Two out of five Buy now, pay later Buyers borrow money to pay off debt

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Charity Citizens Advice recently said more than two in two Buy Now, Pay Later (BNPL) shoppers rely on credit cards or other forms of borrowing.

The figures show buyers are “borrowing more than one” and underscored the urgent need to regulate BNPL.

On Monday, Apple unveiled a BNPL feature for iPhones, which will first roll out in the US or around September and potentially arrive in the UK a few months later.

BNPL allows buyers to pay for goods without interest or fees – until they don’t pay back on time, at which point some companies charge late fees. Usually the costs are broken down into weekly, fortnightly or monthly installments.

The two largest BNPL firms operating in the UK are Klarna and Clearpay and other big players are Labeau and Zilch.

This form of credit has seen explosive growth during the coronavirus pandemic, particularly among the under-30s and those on a tight budget. However, the growth rate is believed to have slowed in recent months as the cost of living crisis has prompted people to cut non-essential spending.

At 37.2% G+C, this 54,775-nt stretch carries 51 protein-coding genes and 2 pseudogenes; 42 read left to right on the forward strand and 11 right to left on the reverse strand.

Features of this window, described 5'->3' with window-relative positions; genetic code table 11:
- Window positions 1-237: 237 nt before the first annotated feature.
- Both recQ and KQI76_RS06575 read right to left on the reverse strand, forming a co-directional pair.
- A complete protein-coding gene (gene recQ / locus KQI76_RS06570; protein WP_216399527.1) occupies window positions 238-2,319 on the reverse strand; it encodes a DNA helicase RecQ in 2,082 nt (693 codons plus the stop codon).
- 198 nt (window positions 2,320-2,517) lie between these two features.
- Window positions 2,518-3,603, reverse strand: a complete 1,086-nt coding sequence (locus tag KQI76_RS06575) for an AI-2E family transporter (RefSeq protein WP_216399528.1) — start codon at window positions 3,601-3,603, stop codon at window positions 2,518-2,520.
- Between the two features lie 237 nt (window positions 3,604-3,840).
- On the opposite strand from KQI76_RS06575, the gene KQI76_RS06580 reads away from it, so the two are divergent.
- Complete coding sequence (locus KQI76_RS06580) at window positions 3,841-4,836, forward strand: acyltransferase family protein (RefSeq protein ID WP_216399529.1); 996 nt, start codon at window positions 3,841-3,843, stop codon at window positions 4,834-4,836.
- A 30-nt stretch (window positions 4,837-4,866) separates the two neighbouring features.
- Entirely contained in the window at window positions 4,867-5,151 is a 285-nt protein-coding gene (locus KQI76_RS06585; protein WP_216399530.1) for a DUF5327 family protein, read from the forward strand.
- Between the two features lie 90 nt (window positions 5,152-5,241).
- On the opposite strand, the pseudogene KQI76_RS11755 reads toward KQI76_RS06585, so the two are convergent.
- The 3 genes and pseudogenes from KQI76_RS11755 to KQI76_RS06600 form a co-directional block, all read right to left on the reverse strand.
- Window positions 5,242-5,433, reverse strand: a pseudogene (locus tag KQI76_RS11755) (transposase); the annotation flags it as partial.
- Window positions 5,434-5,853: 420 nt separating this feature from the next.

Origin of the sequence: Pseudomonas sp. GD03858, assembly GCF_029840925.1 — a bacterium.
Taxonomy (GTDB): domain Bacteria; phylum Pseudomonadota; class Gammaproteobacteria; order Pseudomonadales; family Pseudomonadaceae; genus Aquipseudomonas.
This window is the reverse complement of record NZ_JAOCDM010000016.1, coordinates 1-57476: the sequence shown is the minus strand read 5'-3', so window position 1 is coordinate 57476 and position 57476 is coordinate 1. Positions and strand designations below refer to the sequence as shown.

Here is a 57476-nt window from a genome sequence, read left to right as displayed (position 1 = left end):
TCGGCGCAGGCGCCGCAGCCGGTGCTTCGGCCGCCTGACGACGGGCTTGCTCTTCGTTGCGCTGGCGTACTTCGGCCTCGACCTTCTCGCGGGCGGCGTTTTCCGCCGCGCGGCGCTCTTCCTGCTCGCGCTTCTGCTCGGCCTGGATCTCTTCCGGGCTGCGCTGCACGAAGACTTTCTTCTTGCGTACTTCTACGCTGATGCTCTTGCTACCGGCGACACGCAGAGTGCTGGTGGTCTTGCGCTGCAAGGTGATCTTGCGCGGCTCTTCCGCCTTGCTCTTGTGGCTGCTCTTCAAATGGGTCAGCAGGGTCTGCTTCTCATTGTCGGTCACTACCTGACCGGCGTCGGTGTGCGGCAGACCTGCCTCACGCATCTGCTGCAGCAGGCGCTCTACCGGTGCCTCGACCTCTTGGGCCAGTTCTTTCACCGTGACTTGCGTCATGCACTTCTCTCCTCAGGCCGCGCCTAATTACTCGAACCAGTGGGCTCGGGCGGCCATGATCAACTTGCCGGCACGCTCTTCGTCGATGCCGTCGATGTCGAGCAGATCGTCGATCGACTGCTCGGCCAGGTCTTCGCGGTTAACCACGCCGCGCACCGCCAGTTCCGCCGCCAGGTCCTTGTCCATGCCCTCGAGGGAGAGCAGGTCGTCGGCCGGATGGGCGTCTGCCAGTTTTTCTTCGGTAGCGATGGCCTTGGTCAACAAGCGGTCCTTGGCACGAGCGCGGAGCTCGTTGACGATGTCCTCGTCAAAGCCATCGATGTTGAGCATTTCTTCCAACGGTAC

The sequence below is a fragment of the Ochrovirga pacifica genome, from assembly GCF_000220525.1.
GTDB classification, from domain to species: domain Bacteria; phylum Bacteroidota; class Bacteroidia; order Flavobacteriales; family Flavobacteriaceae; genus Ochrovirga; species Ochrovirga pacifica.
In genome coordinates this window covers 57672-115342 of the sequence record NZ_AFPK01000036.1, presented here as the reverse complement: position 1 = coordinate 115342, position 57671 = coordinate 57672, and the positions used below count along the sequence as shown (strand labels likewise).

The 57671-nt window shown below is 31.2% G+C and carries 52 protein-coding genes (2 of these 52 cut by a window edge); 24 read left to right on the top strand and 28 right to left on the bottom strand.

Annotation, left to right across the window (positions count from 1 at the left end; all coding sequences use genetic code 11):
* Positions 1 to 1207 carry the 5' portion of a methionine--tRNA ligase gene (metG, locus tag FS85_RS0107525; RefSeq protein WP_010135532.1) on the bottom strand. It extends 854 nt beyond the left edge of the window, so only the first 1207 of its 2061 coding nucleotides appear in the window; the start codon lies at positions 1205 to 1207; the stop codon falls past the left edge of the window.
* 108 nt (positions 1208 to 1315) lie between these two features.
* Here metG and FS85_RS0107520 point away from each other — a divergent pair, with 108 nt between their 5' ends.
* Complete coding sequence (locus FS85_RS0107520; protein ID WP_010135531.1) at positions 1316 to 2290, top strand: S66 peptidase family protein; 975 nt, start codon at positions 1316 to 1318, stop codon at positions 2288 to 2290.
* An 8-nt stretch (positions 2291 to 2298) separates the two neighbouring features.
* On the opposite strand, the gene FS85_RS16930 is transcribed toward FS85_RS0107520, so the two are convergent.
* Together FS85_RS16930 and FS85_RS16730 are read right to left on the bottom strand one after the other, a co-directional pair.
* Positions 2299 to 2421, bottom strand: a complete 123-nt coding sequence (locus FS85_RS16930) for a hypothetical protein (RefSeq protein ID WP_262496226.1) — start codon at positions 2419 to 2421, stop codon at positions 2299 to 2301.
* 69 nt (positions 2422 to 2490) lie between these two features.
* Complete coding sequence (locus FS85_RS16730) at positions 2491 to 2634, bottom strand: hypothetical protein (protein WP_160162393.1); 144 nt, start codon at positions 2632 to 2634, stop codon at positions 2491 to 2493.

A survey conducted for Citizen Advice in March included 2,288 people in the UK who had used the BNPL in the past 12 months.

More than two in five respondents (42%) say they use some form of lending to fund their repayments, with credit cards being by far the most popular option. Others included bank overdrafts, loans from friends and family, and personal and payday loans.

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Smaller shopkeepers were the most likely to borrow to pay for BNPL purchases. The charity found that 51% of people aged 18-34 borrowed money to pay off BNPL loans.

The government has said BNPL is to be regulated by the Financial Conduct Authority, although that is unlikely to happen by the end of this year or in 2023. Citizens want this rule to provide clear information on affordability checks and online checkout for all participating businesses.

Millie Harris, credit counselor at Citizen Advice East Devon, said using credit cards and other forms of lending to repay “relies on just one loan to pay off another”.

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